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“You cannot create experience. You must undergo it.” — Albert Camus
Expeditionary studies offers a course of college-level study that integrates a way of thinking and acting in dynamic outdoor settings. By developing advanced skills, experiencing the demands of outdoor leadership, and understanding the environmental and historical contexts of adventure sports, you will come to understand what we mean when we say expeditionary thinking is “thinking in action.”
Everything we do in our courses, expeditions, and advising prepares you for the standards of professional work in adventure settings, no matter your specific goals. As early as your first year you’ll start planning your first EXP class expedition. Maybe it will be kayaking in Maine, or skiing in Quebec’s Chic-Choc mountains. The goal, as always, is to get you "thinking in action.” When you’re actually out there, you’ll be analyzing what’s in front of you. Are clouds moving in? Is the temperature rising? Why are your teammates slowing down? Where can we ascend the slopes we want to ski? How do we know they’re skiable? When do we have to start paddling to avoid “wind over wave” when we round a headland?
The ability to answer these and other questions requires planning, training, skills and thinking. That’s what we offer in the expeditionary studies curriculum.
If this sounds like a course of study you’d like, check out the expeditionary studies curriculum.
“If you fail to prepare, you prepare to fail.” — Unattributed (quoted in Exploring New Frontiers by Dave Edwards)
If there is one word that captures the challenges of “Being Expeditionary” it's planning. In EXP you’ll experience planning in different ways throughout our curriculum, until finally you conduct expert planning for your own, independent Senior Expedition. If “thinking in action” defines expeditionary adventures, “thinking before action defines expeditionary planning. Expeditionary studies is where the two come together.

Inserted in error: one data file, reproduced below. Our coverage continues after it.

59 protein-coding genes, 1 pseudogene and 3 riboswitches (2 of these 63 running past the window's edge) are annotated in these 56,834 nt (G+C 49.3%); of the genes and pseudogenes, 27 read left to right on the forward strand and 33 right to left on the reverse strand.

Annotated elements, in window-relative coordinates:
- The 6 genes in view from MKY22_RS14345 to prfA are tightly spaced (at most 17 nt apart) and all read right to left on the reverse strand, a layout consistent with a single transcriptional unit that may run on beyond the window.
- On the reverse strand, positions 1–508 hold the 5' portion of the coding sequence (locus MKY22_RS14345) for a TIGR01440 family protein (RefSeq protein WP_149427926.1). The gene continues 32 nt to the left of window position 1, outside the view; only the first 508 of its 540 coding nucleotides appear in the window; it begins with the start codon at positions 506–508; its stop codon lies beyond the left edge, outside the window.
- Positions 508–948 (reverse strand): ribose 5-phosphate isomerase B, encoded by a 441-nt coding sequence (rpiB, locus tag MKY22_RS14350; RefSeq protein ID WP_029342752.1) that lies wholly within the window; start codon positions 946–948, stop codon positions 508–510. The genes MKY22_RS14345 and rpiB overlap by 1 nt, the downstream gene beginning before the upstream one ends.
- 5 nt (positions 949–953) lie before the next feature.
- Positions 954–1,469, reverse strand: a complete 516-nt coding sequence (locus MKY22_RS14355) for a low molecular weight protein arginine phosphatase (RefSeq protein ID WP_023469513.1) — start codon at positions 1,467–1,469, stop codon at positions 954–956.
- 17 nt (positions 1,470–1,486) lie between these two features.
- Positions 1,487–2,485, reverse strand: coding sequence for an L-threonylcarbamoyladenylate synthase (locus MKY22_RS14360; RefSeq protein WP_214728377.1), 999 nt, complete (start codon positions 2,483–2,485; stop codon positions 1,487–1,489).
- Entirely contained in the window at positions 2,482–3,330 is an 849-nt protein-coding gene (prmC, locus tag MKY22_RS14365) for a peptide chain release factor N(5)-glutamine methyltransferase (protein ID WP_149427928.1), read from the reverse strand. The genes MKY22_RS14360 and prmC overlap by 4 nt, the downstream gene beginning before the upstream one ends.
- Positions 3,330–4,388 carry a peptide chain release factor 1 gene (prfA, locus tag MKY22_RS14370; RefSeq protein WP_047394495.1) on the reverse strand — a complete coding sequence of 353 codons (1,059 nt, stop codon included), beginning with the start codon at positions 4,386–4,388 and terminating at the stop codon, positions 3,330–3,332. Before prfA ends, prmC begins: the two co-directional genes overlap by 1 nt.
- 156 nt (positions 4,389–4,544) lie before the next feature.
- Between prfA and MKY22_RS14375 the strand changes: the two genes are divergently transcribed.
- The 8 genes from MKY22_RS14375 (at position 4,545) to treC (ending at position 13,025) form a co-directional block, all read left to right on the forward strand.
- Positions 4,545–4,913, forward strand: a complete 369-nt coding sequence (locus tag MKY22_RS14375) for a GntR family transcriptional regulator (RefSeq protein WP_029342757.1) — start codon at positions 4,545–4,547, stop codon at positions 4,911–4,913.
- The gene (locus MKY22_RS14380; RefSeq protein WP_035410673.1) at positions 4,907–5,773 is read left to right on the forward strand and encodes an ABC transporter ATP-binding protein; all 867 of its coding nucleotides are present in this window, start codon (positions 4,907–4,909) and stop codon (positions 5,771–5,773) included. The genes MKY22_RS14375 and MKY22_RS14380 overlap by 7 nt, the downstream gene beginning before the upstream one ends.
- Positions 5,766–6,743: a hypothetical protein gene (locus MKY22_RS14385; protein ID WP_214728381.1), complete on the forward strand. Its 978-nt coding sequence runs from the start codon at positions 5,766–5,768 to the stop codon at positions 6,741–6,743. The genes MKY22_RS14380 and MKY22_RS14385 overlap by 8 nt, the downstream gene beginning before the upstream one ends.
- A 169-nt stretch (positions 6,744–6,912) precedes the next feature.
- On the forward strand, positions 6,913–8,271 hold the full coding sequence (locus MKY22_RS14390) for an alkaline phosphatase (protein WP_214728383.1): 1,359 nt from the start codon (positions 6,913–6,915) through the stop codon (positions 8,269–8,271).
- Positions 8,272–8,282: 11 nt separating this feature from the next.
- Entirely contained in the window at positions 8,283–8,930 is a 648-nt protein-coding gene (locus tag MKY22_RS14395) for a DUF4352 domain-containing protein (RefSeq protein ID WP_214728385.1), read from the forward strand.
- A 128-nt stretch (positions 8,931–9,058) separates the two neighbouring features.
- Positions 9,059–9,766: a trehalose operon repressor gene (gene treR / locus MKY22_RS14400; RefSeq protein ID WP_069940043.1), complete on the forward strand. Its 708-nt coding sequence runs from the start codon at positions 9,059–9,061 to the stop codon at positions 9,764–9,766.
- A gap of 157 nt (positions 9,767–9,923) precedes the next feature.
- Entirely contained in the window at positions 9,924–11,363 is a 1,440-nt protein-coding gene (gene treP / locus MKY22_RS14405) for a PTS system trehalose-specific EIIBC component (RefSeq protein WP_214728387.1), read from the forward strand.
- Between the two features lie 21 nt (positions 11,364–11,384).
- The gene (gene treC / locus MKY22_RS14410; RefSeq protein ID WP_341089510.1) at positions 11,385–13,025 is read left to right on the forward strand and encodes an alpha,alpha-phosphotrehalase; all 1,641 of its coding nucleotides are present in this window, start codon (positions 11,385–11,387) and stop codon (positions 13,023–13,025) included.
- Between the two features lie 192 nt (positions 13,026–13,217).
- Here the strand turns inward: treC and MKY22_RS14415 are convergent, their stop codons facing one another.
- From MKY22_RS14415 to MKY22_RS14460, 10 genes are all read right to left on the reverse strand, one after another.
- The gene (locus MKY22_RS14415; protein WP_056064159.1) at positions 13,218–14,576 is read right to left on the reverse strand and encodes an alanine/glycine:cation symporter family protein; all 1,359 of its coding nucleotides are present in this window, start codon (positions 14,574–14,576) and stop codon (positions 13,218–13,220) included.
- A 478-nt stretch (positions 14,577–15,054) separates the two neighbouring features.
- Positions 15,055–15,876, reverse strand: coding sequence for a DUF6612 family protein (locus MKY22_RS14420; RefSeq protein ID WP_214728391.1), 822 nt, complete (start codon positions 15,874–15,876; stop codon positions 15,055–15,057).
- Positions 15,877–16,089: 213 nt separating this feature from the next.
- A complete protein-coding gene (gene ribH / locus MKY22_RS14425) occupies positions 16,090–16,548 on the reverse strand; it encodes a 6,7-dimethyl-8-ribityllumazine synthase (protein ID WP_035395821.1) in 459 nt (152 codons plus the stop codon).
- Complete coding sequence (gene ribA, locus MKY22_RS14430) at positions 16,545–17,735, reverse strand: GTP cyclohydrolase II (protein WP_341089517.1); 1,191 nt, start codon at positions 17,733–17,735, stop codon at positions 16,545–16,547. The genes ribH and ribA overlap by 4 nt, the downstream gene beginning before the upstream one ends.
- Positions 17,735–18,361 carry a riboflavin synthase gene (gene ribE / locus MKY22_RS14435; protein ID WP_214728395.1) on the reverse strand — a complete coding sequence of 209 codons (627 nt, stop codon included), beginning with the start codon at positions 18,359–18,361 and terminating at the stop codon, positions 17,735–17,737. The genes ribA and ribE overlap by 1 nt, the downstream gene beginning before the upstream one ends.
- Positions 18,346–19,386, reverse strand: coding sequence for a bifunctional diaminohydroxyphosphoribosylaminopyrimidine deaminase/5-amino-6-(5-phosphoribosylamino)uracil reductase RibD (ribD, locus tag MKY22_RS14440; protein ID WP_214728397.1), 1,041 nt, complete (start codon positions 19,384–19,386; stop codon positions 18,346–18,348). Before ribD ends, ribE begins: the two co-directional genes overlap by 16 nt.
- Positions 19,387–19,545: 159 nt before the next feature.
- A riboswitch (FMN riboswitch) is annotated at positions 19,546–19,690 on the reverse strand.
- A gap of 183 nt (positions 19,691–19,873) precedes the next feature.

“Exploration was the physical expression of an intellectual passion.” — Apsely Chery-Garrard in The Worst Journey in The World
The two things required to travel competently in the outdoors are skills and experience. That’s why the EXP curriculum is designed to give you a high level of both. By the time you take the highest level climbing, skiing, or paddling classes you will have the skills of an competent expedition leader. Though it takes years to build a substantive log book of experiences, you’ll have a substantial résumé by the time you finish the EXP degree.
Most upper-level EXP courses include extended trips. For example, if you take the upper-level rock classes, you will climb in the Adirondacks (of course!) and in other exciting places, such as Joshua Tree, California, Red Rocks, Nevada, and Granite Mountain, Arizona. If you take the junior- and senior-level paddling trips, in addition to practice time on Lake Champlain, you will paddle in places as far afield as the New England coast, Baja, Mexico, Puget Sound, and the Canadian Maritimes. Skiers ski locally, but also in Canada, the Rockies, the Sierra, or the North Cascades. One goal of our classes is to get you ready for your own trips.
Mandatory Requirement: your commitment. Beyond class trips, you’ve got to spend time outdoors, pushing your limits, expanding your horizons, and increasing your experiences. When you have an open weekend, you should be perfecting your outdoor living skills. When you have an afternoon, you might be working with map and compass to improve your navigation skills. At night, after homework, you might take a stove apart or read books like Three Cups of Tea or Climbing in North America, to mention but two titles of thousands.
If you are beginning to see yourself and your goals in our program, we invite you to take the next step by visiting the campus for a tour and Admissions discussion. You or our admissions office can also arrange a meeting with the chair of expeditionary studies. If you’re already a step beyond, we invite you to apply for admission now.
We invite you to learn more about Expeditionary Studies at SUNY Plattsburgh. Please feel free to contact the chair.
Larry Soroka, Chair
Office: 102 Broad St.
Phone: (518) 564-5292